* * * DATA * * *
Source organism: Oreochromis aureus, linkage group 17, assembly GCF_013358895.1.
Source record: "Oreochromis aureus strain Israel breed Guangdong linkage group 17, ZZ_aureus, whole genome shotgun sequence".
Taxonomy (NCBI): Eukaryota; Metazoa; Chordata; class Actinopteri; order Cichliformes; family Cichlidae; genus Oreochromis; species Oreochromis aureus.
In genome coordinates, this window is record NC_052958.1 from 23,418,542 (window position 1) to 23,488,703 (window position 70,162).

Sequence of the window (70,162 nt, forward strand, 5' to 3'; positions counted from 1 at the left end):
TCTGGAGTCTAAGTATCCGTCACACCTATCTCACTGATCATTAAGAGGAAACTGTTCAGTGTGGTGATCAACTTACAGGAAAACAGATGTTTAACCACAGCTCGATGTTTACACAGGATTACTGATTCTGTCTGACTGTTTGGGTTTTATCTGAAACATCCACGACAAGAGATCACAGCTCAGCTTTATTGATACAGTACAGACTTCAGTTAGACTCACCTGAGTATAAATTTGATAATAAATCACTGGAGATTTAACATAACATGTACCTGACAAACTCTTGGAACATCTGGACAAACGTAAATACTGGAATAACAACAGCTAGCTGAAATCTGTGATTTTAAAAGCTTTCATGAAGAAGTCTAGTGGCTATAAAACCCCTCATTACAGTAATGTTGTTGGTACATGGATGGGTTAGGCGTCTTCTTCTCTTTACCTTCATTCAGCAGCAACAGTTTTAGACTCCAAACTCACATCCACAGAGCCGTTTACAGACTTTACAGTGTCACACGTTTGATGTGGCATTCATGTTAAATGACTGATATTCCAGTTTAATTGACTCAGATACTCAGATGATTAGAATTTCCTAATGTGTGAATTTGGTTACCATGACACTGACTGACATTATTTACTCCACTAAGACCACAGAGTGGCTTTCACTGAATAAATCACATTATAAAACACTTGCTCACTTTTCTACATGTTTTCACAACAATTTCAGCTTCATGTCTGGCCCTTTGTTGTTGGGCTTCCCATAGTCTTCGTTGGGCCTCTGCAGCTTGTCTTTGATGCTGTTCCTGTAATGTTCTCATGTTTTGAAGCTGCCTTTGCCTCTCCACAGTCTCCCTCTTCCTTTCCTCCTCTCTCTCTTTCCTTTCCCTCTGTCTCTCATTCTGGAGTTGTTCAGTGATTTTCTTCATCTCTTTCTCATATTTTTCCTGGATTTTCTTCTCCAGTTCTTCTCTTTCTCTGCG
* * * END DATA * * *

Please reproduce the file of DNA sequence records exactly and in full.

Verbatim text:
Source organism: Oreochromis aureus, linkage group 17, assembly GCF_013358895.1.
Source record: "Oreochromis aureus strain Israel breed Guangdong linkage group 17, ZZ_aureus, whole genome shotgun sequence".
Taxonomy (NCBI): Eukaryota; Metazoa; Chordata; class Actinopteri; order Cichliformes; family Cichlidae; genus Oreochromis; species Oreochromis aureus.
In genome coordinates, this window is record NC_052958.1 from 23,418,542 (window position 1) to 23,488,703 (window position 70,162).

Sequence of the window (70,162 nt, forward strand, 5' to 3'; positions counted from 1 at the left end):
TCTGGAGTCTAAGTATCCGTCACACCTATCTCACTGATCATTAAGAGGAAACTGTTCAGTGTGGTGATCAACTTACAGGAAAACAGATGTTTAACCACAGCTCGATGTTTACACAGGATTACTGATTCTGTCTGACTGTTTGGGTTTTATCTGAAACATCCACGACAAGAGATCACAGCTCAGCTTTATTGATACAGTACAGACTTCAGTTAGACTCACCTGAGTATAAATTTGATAATAAATCACTGGAGATTTAACATAACATGTACCTGACAAACTCTTGGAACATCTGGACAAACGTAAATACTGGAATAACAACAGCTAGCTGAAATCTGTGATTTTAAAAGCTTTCATGAAGAAGTCTAGTGGCTATAAAACCCCTCATTACAGTAATGTTGTTGGTACATGGATGGGTTAGGCGTCTTCTTCTCTTTACCTTCATTCAGCAGCAACAGTTTTAGACTCCAAACTCACATCCACAGAGCCGTTTACAGACTTTACAGTGTCACACGTTTGATGTGGCATTCATGTTAAATGACTGATATTCCAGTTTAATTGACTCAGATACTCAGATGATTAGAATTTCCTAATGTGTGAATTTGGTTACCATGACACTGACTGACATTATTTACTCCACTAAGACCACAGAGTGGCTTTCACTGAATAAATCACATTATAAAACACTTGCTCACTTTTCTACATGTTTTCACAACAATTTCAGCTTCATGTCTGGCCCTTTGTTGTTGGGCTTCCCATAGTCTTCGTTGGGCCTCTGCAGCTTGTCTTTGATGCTGTTCCTGTAATGTTCTCATGTTTTGAAGCTGCCTTTGCCTCTCCACAGTCTCCCTCTTCCTTTCCTCCTCTCTCTCTTTCCTTTCCCTCTGTCTCTCATTCTGGAGTTGTTCAGTGATTTTCTTCATCTCTTTCTCATATTTTTCCTGGATTTTCTTCTCCAGTTCTTCTCTTTCTCTGCG